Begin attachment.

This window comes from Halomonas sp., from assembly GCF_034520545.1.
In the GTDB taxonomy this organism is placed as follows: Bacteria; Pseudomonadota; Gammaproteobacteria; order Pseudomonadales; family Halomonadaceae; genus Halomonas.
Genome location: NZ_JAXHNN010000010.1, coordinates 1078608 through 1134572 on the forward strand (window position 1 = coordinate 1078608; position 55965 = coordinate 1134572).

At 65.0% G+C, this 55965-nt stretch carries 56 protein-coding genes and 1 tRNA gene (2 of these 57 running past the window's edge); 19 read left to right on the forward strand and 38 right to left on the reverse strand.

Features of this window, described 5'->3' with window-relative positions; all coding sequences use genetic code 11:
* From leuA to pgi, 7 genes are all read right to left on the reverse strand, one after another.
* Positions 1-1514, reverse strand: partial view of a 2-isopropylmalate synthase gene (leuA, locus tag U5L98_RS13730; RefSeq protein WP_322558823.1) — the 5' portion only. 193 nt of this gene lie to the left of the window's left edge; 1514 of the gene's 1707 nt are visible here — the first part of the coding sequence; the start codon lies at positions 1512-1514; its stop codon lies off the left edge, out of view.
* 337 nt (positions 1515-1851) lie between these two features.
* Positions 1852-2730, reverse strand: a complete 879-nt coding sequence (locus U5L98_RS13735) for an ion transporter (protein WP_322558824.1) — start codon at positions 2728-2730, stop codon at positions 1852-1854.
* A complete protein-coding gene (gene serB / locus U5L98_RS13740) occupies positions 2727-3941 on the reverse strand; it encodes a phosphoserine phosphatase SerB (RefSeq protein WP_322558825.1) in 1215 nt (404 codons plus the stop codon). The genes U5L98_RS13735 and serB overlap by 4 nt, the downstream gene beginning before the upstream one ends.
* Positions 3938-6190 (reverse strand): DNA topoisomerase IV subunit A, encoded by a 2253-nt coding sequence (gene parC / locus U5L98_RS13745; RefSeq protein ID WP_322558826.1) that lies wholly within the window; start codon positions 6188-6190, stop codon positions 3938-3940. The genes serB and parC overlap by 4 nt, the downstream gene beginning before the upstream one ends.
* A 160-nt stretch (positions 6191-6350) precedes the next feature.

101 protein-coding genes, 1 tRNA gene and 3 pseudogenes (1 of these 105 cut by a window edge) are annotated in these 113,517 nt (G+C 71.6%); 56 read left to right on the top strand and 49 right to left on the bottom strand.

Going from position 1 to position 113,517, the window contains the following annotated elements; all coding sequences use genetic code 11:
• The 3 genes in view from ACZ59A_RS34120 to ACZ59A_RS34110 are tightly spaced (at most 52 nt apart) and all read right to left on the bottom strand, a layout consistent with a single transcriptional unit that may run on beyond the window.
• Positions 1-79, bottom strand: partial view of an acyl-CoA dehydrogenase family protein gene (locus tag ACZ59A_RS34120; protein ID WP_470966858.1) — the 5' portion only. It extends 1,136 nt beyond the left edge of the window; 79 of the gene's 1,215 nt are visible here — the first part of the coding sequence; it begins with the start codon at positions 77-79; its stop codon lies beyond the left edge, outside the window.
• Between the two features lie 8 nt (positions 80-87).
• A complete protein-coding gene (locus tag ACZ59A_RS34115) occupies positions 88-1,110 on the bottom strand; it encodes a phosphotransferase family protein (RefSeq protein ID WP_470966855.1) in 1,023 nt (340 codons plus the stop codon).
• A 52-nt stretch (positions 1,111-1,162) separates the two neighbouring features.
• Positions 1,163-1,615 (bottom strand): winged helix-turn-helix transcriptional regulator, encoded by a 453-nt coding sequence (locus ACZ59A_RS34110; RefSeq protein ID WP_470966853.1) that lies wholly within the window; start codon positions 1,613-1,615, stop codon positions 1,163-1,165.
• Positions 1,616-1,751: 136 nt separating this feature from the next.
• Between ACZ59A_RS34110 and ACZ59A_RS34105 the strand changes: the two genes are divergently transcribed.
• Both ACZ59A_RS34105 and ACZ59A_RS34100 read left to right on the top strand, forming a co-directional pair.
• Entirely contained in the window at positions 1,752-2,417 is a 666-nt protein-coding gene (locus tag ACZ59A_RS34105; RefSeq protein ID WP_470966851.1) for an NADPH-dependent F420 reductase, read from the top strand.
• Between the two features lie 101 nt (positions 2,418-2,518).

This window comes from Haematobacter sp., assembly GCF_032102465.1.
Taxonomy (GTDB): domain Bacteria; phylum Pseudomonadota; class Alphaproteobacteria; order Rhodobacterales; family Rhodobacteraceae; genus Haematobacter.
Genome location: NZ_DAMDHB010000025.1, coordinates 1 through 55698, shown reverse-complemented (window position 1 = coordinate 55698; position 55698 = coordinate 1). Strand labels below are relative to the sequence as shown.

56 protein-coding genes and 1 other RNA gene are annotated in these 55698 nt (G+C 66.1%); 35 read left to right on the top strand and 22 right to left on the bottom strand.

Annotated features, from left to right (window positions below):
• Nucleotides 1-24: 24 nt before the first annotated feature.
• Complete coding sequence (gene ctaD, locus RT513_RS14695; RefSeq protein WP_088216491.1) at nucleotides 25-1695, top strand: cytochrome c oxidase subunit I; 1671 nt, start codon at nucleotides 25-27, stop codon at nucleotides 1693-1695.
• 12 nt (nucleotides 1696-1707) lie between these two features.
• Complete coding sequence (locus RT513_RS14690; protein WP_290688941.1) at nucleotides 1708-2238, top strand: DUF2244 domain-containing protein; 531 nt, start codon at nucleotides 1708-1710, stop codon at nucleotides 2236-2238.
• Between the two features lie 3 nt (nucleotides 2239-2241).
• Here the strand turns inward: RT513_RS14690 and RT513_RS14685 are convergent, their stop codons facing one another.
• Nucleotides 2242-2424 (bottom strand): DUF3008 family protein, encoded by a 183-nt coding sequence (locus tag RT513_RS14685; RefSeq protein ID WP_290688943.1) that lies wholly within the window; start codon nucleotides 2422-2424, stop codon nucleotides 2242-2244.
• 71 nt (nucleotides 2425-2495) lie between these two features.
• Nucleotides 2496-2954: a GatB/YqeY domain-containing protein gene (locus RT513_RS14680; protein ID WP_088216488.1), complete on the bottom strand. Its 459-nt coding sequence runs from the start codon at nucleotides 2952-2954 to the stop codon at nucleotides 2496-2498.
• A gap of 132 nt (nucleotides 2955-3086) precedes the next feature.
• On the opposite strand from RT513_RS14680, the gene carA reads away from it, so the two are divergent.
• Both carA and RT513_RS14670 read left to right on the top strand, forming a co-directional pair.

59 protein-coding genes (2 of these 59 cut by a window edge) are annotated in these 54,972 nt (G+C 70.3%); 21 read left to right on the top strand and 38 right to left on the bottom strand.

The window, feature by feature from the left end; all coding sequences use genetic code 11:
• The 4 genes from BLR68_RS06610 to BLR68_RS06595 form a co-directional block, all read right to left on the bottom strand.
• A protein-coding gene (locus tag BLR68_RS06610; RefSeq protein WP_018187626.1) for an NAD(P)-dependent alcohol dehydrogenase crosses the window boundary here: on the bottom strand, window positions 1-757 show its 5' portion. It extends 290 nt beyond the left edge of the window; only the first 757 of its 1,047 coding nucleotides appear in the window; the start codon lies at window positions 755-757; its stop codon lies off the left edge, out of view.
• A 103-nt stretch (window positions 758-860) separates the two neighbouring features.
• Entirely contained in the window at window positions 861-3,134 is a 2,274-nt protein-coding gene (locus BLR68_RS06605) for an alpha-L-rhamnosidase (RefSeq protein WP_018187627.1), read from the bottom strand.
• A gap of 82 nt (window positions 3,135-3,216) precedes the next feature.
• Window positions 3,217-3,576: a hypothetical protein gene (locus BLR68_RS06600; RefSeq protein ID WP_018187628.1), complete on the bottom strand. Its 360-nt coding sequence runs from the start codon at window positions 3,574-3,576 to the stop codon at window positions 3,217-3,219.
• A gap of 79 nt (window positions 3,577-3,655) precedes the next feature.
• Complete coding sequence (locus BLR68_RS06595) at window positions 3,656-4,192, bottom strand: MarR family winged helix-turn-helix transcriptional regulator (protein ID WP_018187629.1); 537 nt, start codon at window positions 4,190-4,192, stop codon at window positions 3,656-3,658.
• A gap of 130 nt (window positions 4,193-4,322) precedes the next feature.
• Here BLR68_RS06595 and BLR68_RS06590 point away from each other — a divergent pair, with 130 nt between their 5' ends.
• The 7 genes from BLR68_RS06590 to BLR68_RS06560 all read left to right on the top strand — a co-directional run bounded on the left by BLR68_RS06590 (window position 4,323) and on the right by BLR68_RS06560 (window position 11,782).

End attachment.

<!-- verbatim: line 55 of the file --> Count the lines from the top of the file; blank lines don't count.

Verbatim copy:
• The 7 genes from BLR68_RS06590 to BLR68_RS06560 all read left to right on the top strand — a co-directional run bounded on the left by BLR68_RS06590 (window position 4,323) and on the right by BLR68_RS06560 (window position 11,782).